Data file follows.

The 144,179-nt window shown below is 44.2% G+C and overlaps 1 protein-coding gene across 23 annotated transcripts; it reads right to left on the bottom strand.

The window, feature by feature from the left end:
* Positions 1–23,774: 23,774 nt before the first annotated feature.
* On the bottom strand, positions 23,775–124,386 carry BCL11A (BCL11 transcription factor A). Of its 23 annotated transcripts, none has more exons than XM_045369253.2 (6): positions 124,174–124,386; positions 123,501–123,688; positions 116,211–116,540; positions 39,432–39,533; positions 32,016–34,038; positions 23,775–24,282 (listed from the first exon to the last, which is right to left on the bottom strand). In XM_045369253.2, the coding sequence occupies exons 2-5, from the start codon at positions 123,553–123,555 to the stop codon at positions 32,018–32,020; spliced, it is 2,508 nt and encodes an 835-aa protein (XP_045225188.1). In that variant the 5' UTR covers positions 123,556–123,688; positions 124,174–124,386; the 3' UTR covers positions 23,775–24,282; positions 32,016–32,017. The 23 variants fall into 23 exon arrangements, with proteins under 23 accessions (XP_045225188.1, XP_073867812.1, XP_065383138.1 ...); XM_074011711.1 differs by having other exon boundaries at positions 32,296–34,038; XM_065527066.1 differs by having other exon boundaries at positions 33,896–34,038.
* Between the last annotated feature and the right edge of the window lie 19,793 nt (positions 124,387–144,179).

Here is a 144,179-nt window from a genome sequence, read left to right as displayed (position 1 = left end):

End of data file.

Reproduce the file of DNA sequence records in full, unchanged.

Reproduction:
The 144,179-nt window shown below is 44.2% G+C and overlaps 1 protein-coding gene across 23 annotated transcripts; it reads right to left on the bottom strand.

The window, feature by feature from the left end:
* Positions 1–23,774: 23,774 nt before the first annotated feature.
* On the bottom strand, positions 23,775–124,386 carry BCL11A (BCL11 transcription factor A). Of its 23 annotated transcripts, none has more exons than XM_045369253.2 (6): positions 124,174–124,386; positions 123,501–123,688; positions 116,211–116,540; positions 39,432–39,533; positions 32,016–34,038; positions 23,775–24,282 (listed from the first exon to the last, which is right to left on the bottom strand). In XM_045369253.2, the coding sequence occupies exons 2-5, from the start codon at positions 123,553–123,555 to the stop codon at positions 32,018–32,020; spliced, it is 2,508 nt and encodes an 835-aa protein (XP_045225188.1). In that variant the 5' UTR covers positions 123,556–123,688; positions 124,174–124,386; the 3' UTR covers positions 23,775–24,282; positions 32,016–32,017. The 23 variants fall into 23 exon arrangements, with proteins under 23 accessions (XP_045225188.1, XP_073867812.1, XP_065383138.1 ...); XM_074011711.1 differs by having other exon boundaries at positions 32,296–34,038; XM_065527066.1 differs by having other exon boundaries at positions 33,896–34,038.
* Between the last annotated feature and the right edge of the window lie 19,793 nt (positions 124,387–144,179).

Here is a 144,179-nt window from a genome sequence, read left to right as displayed (position 1 = left end):